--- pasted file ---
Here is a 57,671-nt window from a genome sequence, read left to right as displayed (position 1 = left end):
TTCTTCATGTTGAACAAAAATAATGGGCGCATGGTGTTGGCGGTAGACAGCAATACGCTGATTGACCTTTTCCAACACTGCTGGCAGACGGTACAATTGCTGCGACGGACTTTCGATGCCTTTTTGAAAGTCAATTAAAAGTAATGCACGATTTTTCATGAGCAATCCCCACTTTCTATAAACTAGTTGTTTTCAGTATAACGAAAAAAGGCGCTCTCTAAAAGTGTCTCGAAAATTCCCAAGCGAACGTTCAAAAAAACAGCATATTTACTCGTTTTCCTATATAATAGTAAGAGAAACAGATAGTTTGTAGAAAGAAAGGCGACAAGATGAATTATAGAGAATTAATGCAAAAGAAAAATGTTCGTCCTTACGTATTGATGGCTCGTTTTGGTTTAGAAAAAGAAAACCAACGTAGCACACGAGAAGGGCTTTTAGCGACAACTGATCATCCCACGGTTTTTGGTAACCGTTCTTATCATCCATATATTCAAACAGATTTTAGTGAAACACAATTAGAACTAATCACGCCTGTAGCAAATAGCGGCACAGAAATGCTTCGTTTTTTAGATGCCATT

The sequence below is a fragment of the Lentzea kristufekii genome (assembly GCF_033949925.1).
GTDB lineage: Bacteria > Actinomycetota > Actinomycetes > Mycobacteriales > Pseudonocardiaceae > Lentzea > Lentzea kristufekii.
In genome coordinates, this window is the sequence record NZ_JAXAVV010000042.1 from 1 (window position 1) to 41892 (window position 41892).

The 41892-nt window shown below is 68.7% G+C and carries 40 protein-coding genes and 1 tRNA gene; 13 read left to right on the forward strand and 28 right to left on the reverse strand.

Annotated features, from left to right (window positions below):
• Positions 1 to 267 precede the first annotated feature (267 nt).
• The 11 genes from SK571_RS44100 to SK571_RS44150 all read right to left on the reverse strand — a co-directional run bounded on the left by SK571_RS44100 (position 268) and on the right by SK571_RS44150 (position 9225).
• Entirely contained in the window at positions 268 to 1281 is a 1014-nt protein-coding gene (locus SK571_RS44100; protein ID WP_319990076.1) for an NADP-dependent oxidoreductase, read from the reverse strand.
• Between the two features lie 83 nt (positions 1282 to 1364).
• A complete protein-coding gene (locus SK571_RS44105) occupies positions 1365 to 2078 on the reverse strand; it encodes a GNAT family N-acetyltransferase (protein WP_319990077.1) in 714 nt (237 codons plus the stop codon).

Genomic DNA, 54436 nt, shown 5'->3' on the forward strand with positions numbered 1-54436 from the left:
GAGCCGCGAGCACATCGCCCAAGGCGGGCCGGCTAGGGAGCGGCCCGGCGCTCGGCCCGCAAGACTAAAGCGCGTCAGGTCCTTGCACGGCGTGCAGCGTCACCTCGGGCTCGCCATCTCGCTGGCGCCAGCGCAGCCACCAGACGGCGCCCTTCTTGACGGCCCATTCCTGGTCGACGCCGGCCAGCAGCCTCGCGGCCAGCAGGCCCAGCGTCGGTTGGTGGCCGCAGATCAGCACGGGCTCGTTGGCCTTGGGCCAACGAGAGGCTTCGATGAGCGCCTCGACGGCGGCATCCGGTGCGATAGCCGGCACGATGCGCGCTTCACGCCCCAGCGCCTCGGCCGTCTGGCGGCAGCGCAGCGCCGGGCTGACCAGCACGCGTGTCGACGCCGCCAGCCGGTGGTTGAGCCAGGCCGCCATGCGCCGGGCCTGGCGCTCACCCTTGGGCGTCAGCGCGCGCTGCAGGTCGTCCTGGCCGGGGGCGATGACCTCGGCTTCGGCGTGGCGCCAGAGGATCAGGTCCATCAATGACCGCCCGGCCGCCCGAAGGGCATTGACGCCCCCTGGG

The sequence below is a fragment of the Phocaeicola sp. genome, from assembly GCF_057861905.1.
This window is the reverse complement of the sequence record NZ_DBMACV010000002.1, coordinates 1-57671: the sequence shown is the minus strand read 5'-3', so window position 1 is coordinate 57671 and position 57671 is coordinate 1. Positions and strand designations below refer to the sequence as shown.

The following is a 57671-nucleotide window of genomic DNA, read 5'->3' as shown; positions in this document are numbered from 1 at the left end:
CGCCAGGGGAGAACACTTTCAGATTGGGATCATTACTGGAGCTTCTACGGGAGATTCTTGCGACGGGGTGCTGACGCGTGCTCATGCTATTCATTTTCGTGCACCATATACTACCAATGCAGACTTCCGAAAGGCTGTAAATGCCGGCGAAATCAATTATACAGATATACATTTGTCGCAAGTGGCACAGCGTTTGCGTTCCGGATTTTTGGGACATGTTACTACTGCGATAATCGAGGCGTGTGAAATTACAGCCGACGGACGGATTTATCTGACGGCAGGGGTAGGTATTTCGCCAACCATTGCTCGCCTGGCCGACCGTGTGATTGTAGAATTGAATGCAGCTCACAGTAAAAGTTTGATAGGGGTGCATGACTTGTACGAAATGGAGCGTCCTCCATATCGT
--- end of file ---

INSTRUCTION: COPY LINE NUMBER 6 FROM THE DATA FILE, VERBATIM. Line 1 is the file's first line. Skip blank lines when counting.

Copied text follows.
The 41892-nt window shown below is 68.7% G+C and carries 40 protein-coding genes and 1 tRNA gene; 13 read left to right on the forward strand and 28 right to left on the reverse strand.